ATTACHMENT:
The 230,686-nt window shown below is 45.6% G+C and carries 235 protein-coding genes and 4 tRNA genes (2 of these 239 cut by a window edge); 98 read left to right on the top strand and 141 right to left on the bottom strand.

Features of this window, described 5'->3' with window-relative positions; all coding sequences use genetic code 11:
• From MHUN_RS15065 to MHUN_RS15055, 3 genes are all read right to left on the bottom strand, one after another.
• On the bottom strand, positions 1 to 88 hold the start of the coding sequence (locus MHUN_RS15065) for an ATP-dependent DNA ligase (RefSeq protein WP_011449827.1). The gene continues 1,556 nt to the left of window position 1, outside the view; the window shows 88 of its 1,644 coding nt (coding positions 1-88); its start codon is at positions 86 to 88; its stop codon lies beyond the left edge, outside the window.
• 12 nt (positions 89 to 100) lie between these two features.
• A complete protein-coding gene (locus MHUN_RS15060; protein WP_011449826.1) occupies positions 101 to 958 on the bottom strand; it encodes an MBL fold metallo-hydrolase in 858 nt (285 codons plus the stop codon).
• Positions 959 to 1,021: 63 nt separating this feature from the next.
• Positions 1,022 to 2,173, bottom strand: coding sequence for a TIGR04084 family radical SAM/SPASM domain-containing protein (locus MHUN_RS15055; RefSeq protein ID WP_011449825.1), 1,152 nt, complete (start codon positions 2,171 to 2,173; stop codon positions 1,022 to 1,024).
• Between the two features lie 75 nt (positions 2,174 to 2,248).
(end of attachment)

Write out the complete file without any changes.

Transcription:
The 230,686-nt window shown below is 45.6% G+C and carries 235 protein-coding genes and 4 tRNA genes (2 of these 239 cut by a window edge); 98 read left to right on the top strand and 141 right to left on the bottom strand.

Features of this window, described 5'->3' with window-relative positions; all coding sequences use genetic code 11:
• From MHUN_RS15065 to MHUN_RS15055, 3 genes are all read right to left on the bottom strand, one after another.
• On the bottom strand, positions 1 to 88 hold the start of the coding sequence (locus MHUN_RS15065) for an ATP-dependent DNA ligase (RefSeq protein WP_011449827.1). The gene continues 1,556 nt to the left of window position 1, outside the view; the window shows 88 of its 1,644 coding nt (coding positions 1-88); its start codon is at positions 86 to 88; its stop codon lies beyond the left edge, outside the window.
• 12 nt (positions 89 to 100) lie between these two features.
• A complete protein-coding gene (locus MHUN_RS15060; protein WP_011449826.1) occupies positions 101 to 958 on the bottom strand; it encodes an MBL fold metallo-hydrolase in 858 nt (285 codons plus the stop codon).
• Positions 959 to 1,021: 63 nt separating this feature from the next.
• Positions 1,022 to 2,173, bottom strand: coding sequence for a TIGR04084 family radical SAM/SPASM domain-containing protein (locus MHUN_RS15055; RefSeq protein ID WP_011449825.1), 1,152 nt, complete (start codon positions 2,171 to 2,173; stop codon positions 1,022 to 1,024).
• Between the two features lie 75 nt (positions 2,174 to 2,248).